- It's time to take a step forward and deepen our understanding of the framework that comprises pretty much all UX jobs. In this video, we'll talk about the three primary types of UX careers: those that involve design, those that involve research and evaluation, and those that involve strategy. It would be most simple to explain individual career tracks if every type of UX job fell purely into one of those three buckets. While admittedly this is not the case, it is still possible to generally group types of UX jobs. Design is often the first thing that people think about when they think about user experience work.
Not just design for the sake of beauty, but design for the people that will be interacting with a product. As of now, UX careers are largely focused on things with screens. This means that design is often related to websites or apps, although it can involve wearables and the Internet of Things. At a high level view, we have a number of design related careers. First, there is interaction design, which focuses on the elements of a screen and how a user interacts with those elements to manipulate the website or application.
Then there is information architecture, which centers around the organization of information, both parts that a user sees on the screen and elements that are organized behind the scenes. Next, we have visual design, which focuses on the creation of polished, attractive designs through the use of color, imagery, space, and typography in whatever way will be most appreciated by product users. Then we have information design, which includes the construction of web content along with any associated visualizations that are used to provide better meaning for the content.
And when the content is very technical, but needs to be explained to be understood appropriately by users, we have what is called technical communication. As I said before, these design career tracks as of today are largely screen based, although it's possible that any one of them can extend beyond the screen. One design career track that most openly goes beyond the screen is service design, which focuses on the design of the entirety of the customer experience, looking at all interactions that a customer has with the company. The second thing that people may think of when they think about UX work is research and evaluation.
Research tends to refer to activities that involve interactions with and observations of actual and representative product users, while evaluation tends to refer to activities that look at a product with respect to general standards and best practices. Research and evaluation careers could include an explicit user research role and may also have evaluation activities too. Another research and evaluation role is as an accessibility specialist. Accessibility is focused on making sure that products adhere to international and country specific standards for universal usability and can be used by everyone regardless of any kind of disability.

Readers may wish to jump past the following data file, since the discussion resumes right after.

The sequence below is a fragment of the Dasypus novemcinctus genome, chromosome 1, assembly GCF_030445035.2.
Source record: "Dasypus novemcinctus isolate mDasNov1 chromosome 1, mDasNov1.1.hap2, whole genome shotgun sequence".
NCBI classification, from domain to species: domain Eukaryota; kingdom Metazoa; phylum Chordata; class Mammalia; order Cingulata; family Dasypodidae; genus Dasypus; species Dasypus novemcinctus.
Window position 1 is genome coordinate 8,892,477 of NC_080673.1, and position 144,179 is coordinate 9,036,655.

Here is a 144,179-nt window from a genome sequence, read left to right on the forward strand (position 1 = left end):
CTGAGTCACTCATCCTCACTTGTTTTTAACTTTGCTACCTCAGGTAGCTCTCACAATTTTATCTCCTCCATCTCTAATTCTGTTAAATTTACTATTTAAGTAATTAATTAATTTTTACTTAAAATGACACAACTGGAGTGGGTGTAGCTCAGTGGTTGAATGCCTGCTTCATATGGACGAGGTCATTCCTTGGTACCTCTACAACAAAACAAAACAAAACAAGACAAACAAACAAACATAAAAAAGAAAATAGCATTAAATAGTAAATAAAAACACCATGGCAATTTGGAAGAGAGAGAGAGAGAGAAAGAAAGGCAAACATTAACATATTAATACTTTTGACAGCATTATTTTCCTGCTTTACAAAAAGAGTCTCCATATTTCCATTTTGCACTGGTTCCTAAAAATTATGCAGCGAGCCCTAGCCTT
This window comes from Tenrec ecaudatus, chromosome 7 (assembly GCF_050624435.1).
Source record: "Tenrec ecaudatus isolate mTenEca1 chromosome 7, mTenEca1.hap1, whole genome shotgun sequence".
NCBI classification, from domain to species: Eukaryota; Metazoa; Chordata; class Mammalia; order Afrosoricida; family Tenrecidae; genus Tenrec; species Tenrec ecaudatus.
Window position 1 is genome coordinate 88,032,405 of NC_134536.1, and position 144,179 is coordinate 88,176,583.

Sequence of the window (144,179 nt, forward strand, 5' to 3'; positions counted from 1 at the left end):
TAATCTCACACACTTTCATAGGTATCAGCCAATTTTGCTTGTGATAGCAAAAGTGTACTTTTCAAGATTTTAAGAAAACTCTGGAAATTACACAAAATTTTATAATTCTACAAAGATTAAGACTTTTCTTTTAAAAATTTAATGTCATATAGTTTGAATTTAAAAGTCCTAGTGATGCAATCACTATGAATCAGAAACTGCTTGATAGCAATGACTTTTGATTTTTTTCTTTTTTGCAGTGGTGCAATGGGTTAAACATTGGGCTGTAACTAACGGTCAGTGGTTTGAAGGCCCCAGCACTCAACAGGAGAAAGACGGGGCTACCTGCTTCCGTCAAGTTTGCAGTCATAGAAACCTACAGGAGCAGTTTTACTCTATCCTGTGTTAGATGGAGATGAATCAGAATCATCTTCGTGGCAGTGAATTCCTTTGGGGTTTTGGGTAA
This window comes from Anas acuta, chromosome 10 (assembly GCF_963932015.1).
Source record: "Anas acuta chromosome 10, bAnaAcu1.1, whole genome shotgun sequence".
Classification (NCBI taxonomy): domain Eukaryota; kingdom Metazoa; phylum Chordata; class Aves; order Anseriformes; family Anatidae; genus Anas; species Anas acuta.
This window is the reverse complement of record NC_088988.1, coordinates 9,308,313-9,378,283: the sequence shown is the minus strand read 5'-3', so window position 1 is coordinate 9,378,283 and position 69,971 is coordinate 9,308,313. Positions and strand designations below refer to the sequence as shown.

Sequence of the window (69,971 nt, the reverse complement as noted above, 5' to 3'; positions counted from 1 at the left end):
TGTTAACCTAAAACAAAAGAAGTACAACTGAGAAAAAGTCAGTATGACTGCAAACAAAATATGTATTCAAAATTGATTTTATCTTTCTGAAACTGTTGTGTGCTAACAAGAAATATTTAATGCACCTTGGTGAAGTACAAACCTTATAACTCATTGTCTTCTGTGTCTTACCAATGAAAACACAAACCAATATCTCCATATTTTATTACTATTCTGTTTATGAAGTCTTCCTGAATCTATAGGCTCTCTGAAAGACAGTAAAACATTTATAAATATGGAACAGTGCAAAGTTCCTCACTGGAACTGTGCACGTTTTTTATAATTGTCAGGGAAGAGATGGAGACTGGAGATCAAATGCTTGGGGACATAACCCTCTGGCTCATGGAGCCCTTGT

Finally, within the research and evaluation bucket, but often beyond just the screen, we have human factors and ergonomics. This career path way is associated with the relationship between people, products, and environment, and it is often related to safety and physical comfort in the use of technology. The third bucket is strategy. While there is most certainly a strategic aspect to basically every type of UX career, there are three career tracks that are specifically couched in strategy. UX strategy ties business goals to the use of products by the people who the products are intended for.
Content strategy makes sure that content and its message are consistent across a product or products, meet the needs of intended audience groups, and align with ultimate business goals. And finally, within our strategy bucket, but again, often falling beyond the screen, we have customer experience, or CX, which works to improve the way that a company does business, working towards an improvement in both the experience of those who interact with the company and often towards improvement of the bottom line as well. While these various UX path ways do largely fall into one of three tracks, design, research, and strategy, no UX oriented career can be purely categorized into a single bucket, and there is most certainly overlap to be found.
In this course, UX expert Cory Lebson breaks down the sub-disciplines of user experience (the trifecta of design, research, and strategy), so you can learn about the different jobs that align with your strengths and passions. Cory helps you understand job responsibilities as well as the benefits of working full-time for a company vs. consulting or freelancing. With his guidance, you can create a more compelling resume and portfolio package and make sure that you properly brand yourself as a UX professional.
This course offers focused career advice for job seekers, tips for recruiters and employers who want to better understand UX, and a necessary framework for grad/undergrad students exploring the next step in their career. Along the way, Cory highlights training in the library to build specific UX skills.
- What is UX?
- Should you be a UX generalist or a specialist?
- Available UX career types: design, research, and strategy
- Working in-house, consulting, or freelancing
- Telling a story with a portfolio and resume
- Working with recruiters